Lets start with an anecdotal data point. In the year 2007, the US paid $200 billion in interest costs on its outstanding government debt. In 2012 the US will pay approximately $200 billion on its outstanding government debt. Of course the reason this set of circumstances can occur is courtesy of US Federal Reserve interest rate suppression as today the US has $7 trillion more in debt outstanding than was the case in 2007. Just what happens when US interest rates ultimately start to rise? Clearly a question of incredible importance on so many levels, but we're not there yet.
We all know the US Federal Reserve has practiced both interest rate suppression and monetary expansion (printing money) as their modus operandi of supposed economic stimulus. Unfortunately, interest rate suppression has given the political community a lay up in terms of continued and unabated fiscal profligacy, in which they have so eagerly partaken. There will be a "price" for this at some point, but the piper has not yet arrived to the party. There is clearly further method to the madness, if you will. In a period of macro deleveraging, the Fed necessarily needs to attempt to keep GDP above the general level of interest rates. Theoretically this allows the backdrop conditions to come into being for debt to be paid down while not further exacerbating already in place deflationary pressures. Since the Fed itself can only impact GDP indirectly, they attack the second part of the equation that is interest rates and simply keep their fingers crossed on GDP.
Quite important to investment decision making within a rate suppression environment, and from a very academic standpoint, interest rate suppression by the Fed is their attempt at raising the net present value of alternative asset income, or cash flow streams. By systematically and purposefully eliminating acceptable returns from safe investment choices offering income streams (think Treasuries, CD's, etc.), the Fed essentially forces those desirous of income to seek out higher risk alternatives such as equities, income oriented real estate investments, etc.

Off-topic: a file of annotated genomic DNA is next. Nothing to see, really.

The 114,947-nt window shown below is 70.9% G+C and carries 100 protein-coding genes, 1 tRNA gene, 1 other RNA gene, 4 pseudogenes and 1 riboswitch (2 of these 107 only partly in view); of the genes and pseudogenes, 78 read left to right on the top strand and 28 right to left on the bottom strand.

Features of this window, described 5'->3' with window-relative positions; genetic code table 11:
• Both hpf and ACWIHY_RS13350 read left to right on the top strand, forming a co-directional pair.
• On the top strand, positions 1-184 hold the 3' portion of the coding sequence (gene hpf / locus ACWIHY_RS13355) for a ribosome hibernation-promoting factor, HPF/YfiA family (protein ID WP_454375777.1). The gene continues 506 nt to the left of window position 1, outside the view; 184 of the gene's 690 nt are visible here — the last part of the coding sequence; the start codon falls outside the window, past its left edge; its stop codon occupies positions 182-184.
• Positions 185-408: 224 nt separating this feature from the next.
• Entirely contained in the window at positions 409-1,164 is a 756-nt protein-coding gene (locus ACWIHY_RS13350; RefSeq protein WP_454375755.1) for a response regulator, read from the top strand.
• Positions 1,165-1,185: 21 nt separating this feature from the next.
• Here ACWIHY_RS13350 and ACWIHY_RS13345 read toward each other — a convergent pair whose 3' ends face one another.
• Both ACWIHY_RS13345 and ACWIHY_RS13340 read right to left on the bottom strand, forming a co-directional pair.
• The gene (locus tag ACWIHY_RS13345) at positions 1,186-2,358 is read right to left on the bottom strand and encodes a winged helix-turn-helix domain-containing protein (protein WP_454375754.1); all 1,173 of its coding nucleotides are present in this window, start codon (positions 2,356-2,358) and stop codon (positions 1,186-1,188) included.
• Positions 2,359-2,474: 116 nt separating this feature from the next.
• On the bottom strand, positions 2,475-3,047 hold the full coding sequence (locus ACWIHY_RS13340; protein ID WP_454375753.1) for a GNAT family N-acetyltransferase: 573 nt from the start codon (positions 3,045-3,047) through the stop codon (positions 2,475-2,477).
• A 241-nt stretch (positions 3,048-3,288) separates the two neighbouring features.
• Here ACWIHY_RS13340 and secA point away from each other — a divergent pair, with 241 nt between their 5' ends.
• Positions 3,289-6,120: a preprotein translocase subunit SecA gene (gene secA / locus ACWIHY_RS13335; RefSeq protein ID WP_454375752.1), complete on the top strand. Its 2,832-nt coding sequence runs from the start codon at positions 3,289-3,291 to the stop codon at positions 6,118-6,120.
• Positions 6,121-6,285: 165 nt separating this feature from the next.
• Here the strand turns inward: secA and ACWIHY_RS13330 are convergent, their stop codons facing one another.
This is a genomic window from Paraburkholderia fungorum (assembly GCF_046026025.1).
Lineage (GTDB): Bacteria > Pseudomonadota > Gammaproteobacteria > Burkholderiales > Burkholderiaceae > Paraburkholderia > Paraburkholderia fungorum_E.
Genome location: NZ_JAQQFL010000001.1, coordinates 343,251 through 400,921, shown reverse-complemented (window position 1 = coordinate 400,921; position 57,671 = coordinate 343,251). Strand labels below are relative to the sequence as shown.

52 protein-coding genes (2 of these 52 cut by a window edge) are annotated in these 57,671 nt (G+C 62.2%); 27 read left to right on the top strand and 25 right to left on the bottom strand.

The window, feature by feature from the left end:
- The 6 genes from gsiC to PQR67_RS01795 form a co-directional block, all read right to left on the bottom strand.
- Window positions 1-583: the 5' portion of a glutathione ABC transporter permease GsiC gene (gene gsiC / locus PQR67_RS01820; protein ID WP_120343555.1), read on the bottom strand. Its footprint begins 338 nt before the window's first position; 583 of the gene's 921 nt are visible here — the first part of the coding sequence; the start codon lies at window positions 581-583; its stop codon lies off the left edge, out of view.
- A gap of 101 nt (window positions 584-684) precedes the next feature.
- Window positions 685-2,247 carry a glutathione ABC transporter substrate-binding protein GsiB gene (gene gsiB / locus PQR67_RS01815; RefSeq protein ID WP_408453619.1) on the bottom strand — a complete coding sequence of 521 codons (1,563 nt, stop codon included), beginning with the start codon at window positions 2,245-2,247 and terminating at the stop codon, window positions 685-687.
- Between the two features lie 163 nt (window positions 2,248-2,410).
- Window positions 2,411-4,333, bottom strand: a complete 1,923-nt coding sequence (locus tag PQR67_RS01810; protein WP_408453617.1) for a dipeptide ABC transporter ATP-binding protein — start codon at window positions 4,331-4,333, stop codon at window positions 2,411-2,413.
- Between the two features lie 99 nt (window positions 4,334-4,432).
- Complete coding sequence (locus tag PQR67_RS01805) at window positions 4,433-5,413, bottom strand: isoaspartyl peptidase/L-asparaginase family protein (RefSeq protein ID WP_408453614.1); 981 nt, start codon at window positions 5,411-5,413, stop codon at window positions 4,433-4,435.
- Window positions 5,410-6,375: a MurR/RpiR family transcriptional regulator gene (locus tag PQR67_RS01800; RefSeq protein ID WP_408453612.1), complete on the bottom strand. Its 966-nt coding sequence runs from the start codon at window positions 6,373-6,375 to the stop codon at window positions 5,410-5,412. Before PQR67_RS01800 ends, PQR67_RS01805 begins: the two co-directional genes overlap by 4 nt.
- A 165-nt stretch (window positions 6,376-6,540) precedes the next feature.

Certainly these collective actions by the Fed directly distort the character of the broad financial markets and necessarily influence the behavior of investors. As Jim Grant has so correctly opined, in a free capital market interest rates act as "traffic lights" in terms of imparting incredibly valuable messages regarding risk to investment as well as business decision makers. In the current environment, the "traffic lights" are out, yet the roads remain jammed with economic travelers. These investment and business decision making "travelers" are not only desirous of achieving acceptable levels of rate of return on capital, but even more desirous of avoiding economic collisions resulting in capital losses.
A few years ago we focused a good portion of portfolios on total rate of return investing as one of what we believed to be a key number of attractive investment themes. This served a bit of a dual purpose as many traditional income oriented sectors such as the telecoms and utilities were low beta in character. This allowed portions of portfolios to achieve acceptable income flows, enhanced the potential for overall portfolio total rate of return, and allowed a lowering of overall portfolio risk via the meaningful inclusion of low beta assets. To make a long story short, the longstanding policy of Fed interest rate suppression forced many a conservative investor to do exactly the same.
The reason we've dragged you through this preliminary commentary is to strongly suggest we all need to heighten our focus upon investment risk, and most importantly investment discipline, in what is an increasingly undisciplined world. As a result of Fed interest rate suppression specifically forcing investors into income oriented equities, valuation risks have grown, and in some cases significantly. Let's look at a few specific examples.